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Tsuba with the Story of Shûtendôji
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Tsuba with the Story of Shûtendôji


Description Provenance Inscription Credit
Description This tsuba may depict part of the story of Shûtendôji, who was a monstrous ogre killed by Minamoto no Yorimitsu in 947. Shûtendôji was born human, but his constant drinking and bad temper turned him into an ogre. He and his followers devastated the area around their home and took maidens as prisoners. The Emperor Murakami sent Yorimitsu (also known as Raigô) and four of his retainers to kill Shûtendôji. They were helped in this task by the spirit of Sumiyoshi, who appeared to them in the form of an old man. The old man gave Yorimitsu a golden cap to wear for protection and a magical rope to bind the ogre. This tsuba shows Yorimitsu and his men dressed as traveling priests while they look for Shûtendôji. The tsuba is a pair with 51.399.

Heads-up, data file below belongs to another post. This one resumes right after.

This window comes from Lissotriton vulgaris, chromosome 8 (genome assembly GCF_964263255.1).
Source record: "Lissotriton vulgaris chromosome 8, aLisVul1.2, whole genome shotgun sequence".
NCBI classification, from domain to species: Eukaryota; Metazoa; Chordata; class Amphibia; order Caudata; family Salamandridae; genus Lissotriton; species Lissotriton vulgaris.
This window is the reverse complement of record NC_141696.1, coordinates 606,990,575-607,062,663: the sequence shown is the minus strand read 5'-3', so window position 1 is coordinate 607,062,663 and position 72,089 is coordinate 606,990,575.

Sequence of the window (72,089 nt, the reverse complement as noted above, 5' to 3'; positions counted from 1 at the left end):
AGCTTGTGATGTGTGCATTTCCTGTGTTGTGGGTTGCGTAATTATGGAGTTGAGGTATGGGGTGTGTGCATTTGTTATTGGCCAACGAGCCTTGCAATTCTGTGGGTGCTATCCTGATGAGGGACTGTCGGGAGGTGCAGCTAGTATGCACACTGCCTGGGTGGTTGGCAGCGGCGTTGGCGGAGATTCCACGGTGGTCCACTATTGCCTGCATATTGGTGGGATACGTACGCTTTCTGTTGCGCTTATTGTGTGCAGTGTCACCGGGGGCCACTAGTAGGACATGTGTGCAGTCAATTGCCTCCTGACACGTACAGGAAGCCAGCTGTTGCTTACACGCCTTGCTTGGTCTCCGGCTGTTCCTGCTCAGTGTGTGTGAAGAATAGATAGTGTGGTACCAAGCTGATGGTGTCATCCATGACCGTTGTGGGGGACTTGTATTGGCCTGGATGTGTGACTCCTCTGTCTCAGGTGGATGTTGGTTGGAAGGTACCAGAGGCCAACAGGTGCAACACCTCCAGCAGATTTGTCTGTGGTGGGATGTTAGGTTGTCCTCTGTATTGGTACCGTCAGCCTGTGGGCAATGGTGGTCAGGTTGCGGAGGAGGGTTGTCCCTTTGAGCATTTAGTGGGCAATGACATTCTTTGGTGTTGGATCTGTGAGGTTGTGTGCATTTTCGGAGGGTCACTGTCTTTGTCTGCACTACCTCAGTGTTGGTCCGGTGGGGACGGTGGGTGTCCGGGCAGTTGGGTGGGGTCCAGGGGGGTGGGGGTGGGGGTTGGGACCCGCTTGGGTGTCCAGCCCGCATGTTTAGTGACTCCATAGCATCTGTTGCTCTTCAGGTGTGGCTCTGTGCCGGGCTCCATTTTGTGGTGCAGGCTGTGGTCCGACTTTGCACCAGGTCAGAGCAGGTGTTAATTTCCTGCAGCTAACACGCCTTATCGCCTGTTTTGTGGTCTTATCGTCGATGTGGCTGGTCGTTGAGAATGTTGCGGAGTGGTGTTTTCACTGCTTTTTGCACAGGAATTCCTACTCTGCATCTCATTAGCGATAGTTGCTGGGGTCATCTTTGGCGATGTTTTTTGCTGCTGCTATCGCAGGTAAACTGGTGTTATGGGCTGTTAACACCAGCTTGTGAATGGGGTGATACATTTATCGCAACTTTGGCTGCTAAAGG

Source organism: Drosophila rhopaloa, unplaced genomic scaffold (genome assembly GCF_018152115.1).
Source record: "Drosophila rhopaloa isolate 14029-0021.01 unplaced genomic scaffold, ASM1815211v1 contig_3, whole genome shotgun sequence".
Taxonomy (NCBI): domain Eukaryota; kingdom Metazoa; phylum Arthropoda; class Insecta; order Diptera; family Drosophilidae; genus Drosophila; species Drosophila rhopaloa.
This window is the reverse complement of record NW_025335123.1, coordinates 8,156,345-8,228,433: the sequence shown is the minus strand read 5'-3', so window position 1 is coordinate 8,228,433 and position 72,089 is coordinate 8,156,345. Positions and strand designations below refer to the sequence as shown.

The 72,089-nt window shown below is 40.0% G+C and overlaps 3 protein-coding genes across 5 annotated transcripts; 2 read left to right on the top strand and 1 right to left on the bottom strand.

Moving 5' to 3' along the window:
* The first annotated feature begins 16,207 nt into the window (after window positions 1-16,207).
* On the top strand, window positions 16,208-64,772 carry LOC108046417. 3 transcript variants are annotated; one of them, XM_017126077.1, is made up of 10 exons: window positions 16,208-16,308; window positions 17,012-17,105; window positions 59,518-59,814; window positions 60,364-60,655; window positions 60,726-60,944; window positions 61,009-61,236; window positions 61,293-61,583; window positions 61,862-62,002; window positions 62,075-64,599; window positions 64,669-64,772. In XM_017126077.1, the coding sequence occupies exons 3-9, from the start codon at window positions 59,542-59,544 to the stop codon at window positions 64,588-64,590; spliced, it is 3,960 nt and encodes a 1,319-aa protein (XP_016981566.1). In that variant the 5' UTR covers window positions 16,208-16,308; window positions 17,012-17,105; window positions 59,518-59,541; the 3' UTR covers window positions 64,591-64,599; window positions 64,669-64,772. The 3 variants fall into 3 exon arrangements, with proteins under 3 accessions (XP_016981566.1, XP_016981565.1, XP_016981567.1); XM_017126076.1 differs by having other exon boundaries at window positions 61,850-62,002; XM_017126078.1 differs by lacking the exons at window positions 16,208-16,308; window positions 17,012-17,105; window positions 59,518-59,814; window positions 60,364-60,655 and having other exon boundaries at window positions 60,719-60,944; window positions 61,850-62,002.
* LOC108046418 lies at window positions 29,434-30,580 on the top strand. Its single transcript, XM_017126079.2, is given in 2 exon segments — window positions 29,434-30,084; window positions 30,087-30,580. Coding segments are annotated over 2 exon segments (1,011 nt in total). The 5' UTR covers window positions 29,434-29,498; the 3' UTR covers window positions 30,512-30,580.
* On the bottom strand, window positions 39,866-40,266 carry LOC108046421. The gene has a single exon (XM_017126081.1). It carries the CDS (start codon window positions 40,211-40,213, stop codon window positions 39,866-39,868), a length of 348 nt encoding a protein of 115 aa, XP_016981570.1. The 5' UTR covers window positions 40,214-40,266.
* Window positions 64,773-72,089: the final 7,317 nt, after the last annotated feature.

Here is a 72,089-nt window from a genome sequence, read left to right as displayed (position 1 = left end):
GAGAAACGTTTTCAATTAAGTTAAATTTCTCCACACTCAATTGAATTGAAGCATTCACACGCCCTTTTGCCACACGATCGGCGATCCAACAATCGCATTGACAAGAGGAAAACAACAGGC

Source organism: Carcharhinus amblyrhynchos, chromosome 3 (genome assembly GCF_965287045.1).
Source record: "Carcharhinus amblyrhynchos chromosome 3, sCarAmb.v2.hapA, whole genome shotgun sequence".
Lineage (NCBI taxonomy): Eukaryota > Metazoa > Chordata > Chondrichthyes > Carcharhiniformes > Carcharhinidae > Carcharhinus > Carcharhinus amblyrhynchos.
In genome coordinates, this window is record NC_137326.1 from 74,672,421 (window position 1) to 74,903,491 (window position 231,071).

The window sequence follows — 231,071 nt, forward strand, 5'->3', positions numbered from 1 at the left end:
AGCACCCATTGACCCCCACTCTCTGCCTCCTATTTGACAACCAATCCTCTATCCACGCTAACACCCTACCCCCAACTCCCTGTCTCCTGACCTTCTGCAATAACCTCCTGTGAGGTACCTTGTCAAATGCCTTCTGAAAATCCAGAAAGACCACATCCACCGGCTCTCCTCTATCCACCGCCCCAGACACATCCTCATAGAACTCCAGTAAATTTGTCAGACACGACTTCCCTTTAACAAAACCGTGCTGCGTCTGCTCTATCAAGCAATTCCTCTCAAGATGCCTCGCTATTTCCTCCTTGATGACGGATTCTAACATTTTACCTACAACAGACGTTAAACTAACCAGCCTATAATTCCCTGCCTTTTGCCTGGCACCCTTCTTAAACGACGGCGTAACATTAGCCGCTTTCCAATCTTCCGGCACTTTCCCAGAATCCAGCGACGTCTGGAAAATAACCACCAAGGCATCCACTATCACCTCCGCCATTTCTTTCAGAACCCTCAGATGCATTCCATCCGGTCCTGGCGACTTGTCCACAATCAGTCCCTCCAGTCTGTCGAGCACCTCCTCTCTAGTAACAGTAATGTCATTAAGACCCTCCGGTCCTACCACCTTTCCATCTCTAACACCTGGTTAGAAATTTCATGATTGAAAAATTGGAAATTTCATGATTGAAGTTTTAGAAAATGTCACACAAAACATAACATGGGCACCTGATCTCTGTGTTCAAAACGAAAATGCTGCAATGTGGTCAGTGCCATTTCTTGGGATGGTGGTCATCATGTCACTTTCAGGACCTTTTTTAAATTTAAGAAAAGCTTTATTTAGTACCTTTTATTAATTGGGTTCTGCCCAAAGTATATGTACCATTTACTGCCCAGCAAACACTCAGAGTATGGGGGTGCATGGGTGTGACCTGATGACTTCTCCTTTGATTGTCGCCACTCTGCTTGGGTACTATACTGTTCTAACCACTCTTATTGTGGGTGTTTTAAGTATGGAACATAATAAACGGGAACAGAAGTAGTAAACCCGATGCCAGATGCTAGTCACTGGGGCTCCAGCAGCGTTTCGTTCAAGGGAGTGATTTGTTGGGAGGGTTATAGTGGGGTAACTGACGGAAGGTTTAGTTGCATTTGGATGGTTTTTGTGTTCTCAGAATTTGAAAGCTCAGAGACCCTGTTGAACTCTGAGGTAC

Provenance Henry Walters, Baltimore [date and mode of acquistion unknown]; Walters Art Museum, 1931, by bequest.
Inscriptions [Signature] Forged: 藻柄子 入道宗典製; [Transliteration] Sôheishi/Nyûdô Sôten sei; [Translation] Made by Sôheishi Nyûdô Sôten; [Inscription] 江州 彦根住; [Transliteration] Gôshû/Hikone ju; [Translation] Residing in Hikone, Gôshû province
Credit Acquired by Henry Walters

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Period
19th century (late Edo)
Medium
shibuichi with gold detail
(Arms & Armor)
Accession Number
51.300
Measurements
H: 3 1/8 in. (7.9 cm)
Geographies
  • Japan (Place of Origin)
Location Within Museum
Not On View

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